On Saturday March 15, 2008, students from Mills Godwin High School
(Richmond, VA) came to Hampton University with their physics teacher,
Michael Fetsko, to participate in a Particle Physics Masterclass.
The Masterclass is a one-day event in which
students analyze real particle physics data, with some advice
from particle physicists, who are there to help students understand
and interpret the data. The students at Hampton U worked
in parallel with students in Boston and Houston and video conferenced
with them to discuss and combine results. This was part of
a busy two-and-a-half weeks during which thousands of students
internationally -- over 150 from the US alone -- did the same thing.
At Hampton University, the Mills Godwin students analyzed
almost 1000 particle physics events (like the one pictured) from the
Delphi detector at the
Large Electron-Positron (LEP) collider. LEP was the accelerator that
formerly occupied the tunnel in which the new
Large Hadron Collider (LHC)
is being constructed. Understanding the results from LEP will help
us understand the new physics for which we will search with the detectors
at the LHC.
At Hampton University, faculty members Dr. Vassilis Vassilikopoulos
and Dr. Kenneth McFarlane worked with the Mills Godwin students.
At the end of the day, Mr. Fetsko and his students shared
their results and their questions in a videconference with students in Houston and Boston. .
LHC Postings is a blog on the COSM webserver, for students
to write about particle physics.
For three days, including the Saturday at Hampton, students live-blogged
their Masterclasses, adding comments such as:
"Right now [we] are at Hampton University getting a quick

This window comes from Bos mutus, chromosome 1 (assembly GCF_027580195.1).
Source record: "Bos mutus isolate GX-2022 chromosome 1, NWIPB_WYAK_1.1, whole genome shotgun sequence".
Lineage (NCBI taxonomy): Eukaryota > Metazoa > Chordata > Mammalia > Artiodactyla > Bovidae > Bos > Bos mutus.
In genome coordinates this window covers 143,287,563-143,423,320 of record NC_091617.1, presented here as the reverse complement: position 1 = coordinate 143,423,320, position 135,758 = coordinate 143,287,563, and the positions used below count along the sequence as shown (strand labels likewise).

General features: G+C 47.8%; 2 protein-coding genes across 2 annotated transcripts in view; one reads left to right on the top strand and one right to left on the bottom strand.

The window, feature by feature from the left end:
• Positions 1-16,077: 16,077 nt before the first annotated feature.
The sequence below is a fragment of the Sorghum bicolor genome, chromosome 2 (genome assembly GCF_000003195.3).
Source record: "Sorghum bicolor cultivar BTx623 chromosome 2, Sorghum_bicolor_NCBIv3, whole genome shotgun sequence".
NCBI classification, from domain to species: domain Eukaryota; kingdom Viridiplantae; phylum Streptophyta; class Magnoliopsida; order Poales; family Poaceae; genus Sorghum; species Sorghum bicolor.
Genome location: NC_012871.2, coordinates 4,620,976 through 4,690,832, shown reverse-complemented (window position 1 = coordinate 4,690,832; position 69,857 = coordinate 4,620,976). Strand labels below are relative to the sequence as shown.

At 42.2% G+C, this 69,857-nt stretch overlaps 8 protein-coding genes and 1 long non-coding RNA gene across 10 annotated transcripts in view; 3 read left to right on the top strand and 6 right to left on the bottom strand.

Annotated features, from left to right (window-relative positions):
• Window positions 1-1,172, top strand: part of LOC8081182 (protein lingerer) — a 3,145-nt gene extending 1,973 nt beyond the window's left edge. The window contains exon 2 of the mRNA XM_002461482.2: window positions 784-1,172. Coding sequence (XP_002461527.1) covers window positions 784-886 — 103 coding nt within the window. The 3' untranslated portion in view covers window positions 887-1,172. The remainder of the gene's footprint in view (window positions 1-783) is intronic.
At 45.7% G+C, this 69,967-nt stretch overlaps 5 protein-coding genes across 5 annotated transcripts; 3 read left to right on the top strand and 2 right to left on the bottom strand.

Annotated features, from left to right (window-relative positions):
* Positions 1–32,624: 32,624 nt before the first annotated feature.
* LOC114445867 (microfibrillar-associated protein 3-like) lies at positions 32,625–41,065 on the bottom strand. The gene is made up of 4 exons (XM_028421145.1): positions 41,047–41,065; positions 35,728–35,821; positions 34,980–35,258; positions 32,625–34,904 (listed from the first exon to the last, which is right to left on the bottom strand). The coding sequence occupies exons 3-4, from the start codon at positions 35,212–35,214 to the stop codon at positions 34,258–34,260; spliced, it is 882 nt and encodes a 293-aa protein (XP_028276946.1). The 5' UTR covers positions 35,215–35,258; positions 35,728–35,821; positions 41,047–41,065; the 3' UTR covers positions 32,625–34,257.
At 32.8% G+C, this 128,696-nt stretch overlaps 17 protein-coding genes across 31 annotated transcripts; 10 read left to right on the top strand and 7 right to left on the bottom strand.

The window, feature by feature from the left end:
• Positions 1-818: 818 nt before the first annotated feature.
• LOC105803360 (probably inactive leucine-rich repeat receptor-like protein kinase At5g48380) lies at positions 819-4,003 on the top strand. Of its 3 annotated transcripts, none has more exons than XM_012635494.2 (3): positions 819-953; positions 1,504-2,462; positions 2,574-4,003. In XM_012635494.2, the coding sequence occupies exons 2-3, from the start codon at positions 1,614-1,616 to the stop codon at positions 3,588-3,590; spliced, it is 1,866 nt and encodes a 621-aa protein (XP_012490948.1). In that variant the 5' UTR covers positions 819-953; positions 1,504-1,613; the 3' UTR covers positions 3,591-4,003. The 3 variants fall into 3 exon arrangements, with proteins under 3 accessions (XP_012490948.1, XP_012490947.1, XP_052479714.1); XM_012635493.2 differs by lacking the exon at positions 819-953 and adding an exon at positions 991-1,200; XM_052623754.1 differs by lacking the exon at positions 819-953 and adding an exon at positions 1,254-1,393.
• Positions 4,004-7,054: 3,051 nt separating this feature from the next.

review of the Standard Model by Dr. Vassillis Vassilikopolous,
who is very nice and very informative! All of the computers are
set up (super nice computers) for us to start looking at events!"
"Lunch is just ending, and we are getting ready
to start analyzing particle events. We have already learned a lot
about the standard model and interesting new theories, so I can't wait
to see what else we can learn. Actually, during lunch we got to have
some really cool conversations about CERN and its possibilities
thanks to Dr. McFarlane."
"We had a very exciting day as we learnt about the
Standard Model and had presentations on different topics pertaining to
particle physics which were pretty amazing."
"It is really cool to be around college professors."
"I guess one thing I learnt was that science is a collabaorative process
and interacting with other sites across the country and sharing the data
helped us to understand our statistical differences and similarities."
The March 15 Masterclass was the result of the efforts of many
people but it is only the beginning. Next year, the Masterclass is planned
to expand in the US, the work on blogs will intensify, and activity
surrounding the start-up of the LHC will present new challenges and
opportunities. Most of all, this is a beginning for the next generation
of particle physicists, some of who may have been sharing pizza
with Dr. Vassilikopoulos and Dr. McFarlane on March 15. It is these
young people who will one day analyze data from the LHC to create
masterworks of the new physics.
To 'see' into the subatomic world, we need
a machine (LEP) and a detector (Delphi), just as you need light (from the
Sun or a light bulb) and your eye (the detector) to see the larger world.
Delphi and LEP ceased operation in the year 2000 to make way for